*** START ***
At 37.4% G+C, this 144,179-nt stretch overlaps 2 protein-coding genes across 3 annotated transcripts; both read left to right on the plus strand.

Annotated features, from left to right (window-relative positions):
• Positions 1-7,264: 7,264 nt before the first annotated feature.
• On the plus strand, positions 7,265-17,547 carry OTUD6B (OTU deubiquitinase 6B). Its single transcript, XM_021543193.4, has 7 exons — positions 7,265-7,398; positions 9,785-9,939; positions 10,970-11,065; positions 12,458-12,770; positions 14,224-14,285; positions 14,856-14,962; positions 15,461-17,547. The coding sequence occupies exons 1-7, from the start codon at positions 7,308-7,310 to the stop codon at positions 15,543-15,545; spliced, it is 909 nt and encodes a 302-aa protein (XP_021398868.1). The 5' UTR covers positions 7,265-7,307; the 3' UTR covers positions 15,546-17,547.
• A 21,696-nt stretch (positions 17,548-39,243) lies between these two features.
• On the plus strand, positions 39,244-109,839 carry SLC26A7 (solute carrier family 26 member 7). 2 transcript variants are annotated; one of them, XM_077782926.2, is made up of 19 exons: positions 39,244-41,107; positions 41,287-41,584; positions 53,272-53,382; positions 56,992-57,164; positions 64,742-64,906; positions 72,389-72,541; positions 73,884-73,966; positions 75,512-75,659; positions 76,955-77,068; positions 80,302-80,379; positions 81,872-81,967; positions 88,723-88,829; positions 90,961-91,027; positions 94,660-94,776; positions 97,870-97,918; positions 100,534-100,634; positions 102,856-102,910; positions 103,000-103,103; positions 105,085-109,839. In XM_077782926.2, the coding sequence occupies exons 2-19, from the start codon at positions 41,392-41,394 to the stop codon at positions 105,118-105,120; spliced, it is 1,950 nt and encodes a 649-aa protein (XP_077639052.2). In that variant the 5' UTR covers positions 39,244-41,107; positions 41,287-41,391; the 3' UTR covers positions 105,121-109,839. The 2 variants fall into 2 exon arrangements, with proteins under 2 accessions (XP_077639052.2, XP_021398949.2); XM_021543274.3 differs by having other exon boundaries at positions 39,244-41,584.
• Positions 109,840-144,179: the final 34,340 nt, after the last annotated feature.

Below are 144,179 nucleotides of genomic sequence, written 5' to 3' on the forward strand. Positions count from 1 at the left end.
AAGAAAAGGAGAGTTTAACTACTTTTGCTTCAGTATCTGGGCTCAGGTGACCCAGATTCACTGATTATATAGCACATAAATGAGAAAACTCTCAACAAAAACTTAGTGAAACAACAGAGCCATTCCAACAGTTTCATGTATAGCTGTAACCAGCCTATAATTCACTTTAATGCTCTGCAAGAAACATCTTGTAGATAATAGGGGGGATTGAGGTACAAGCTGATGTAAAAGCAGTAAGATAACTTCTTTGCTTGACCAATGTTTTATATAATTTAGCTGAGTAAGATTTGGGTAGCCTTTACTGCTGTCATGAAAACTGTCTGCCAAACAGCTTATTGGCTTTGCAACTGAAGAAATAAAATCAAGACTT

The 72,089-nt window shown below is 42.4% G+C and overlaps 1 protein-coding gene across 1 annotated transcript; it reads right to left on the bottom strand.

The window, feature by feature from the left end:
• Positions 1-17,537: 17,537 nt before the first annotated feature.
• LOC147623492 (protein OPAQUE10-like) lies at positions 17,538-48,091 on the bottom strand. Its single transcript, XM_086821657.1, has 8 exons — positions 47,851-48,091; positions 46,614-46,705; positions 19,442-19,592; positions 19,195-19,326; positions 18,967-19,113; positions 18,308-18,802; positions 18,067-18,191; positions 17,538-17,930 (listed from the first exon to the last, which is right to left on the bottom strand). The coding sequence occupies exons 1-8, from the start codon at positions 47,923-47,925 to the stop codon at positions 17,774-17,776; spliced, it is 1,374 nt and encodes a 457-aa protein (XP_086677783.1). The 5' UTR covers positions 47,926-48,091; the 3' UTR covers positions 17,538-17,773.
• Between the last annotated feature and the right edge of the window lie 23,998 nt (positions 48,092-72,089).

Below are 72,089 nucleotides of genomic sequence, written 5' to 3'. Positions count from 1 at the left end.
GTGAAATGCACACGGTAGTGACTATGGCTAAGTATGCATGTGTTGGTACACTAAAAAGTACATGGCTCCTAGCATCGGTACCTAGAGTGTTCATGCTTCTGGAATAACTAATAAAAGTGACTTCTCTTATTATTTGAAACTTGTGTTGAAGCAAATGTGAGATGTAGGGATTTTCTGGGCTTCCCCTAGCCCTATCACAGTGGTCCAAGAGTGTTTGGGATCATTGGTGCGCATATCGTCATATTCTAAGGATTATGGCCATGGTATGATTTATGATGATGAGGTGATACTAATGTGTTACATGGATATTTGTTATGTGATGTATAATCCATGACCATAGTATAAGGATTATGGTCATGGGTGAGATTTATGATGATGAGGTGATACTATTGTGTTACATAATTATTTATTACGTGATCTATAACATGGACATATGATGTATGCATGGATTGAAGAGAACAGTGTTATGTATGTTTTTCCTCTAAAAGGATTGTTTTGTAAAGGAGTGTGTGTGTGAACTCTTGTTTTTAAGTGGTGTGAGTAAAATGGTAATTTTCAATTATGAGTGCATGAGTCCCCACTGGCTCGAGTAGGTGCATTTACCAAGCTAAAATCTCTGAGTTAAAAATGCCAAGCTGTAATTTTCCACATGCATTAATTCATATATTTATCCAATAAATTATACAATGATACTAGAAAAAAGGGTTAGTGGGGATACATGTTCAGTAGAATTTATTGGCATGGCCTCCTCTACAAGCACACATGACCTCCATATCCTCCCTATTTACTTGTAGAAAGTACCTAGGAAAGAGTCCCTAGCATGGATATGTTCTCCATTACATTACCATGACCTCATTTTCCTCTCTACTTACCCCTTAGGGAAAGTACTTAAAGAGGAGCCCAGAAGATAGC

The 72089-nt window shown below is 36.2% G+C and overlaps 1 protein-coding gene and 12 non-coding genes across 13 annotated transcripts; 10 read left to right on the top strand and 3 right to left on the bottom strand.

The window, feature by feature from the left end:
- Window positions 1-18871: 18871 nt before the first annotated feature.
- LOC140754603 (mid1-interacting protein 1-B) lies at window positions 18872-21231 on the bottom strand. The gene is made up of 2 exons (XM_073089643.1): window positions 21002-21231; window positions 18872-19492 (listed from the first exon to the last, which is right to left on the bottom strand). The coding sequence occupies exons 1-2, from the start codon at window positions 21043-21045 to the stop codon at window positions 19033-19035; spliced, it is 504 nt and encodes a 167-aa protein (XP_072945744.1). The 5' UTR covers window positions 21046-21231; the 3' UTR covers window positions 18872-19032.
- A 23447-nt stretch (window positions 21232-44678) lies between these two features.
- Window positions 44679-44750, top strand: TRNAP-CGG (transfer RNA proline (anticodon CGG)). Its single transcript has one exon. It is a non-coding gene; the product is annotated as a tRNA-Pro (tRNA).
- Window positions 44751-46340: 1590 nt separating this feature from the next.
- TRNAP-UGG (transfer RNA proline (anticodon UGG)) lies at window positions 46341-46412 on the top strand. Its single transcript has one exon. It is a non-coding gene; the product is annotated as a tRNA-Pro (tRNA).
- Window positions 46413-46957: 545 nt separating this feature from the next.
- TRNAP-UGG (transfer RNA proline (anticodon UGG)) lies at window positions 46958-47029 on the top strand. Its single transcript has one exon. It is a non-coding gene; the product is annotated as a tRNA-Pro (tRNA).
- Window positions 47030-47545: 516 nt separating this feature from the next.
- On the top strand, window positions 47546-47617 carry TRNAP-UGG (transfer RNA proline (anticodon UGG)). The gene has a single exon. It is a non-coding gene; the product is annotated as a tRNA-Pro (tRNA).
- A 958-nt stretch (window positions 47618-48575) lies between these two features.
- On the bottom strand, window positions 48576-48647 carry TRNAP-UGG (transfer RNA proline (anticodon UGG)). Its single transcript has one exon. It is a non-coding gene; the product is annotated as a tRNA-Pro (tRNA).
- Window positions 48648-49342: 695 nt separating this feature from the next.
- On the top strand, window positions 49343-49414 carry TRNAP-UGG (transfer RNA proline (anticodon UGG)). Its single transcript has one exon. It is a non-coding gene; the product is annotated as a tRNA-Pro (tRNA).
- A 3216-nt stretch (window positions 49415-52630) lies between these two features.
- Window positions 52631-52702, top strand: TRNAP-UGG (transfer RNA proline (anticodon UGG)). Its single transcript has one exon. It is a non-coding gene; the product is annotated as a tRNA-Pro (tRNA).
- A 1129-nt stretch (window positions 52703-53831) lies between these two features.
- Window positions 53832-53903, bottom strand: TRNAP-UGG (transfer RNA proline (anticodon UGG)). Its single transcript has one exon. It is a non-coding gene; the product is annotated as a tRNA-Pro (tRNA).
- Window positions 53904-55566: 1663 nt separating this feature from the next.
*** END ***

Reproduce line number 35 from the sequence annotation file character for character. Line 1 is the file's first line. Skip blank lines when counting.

- A 1129-nt stretch (window positions 52703-53831) lies between these two features.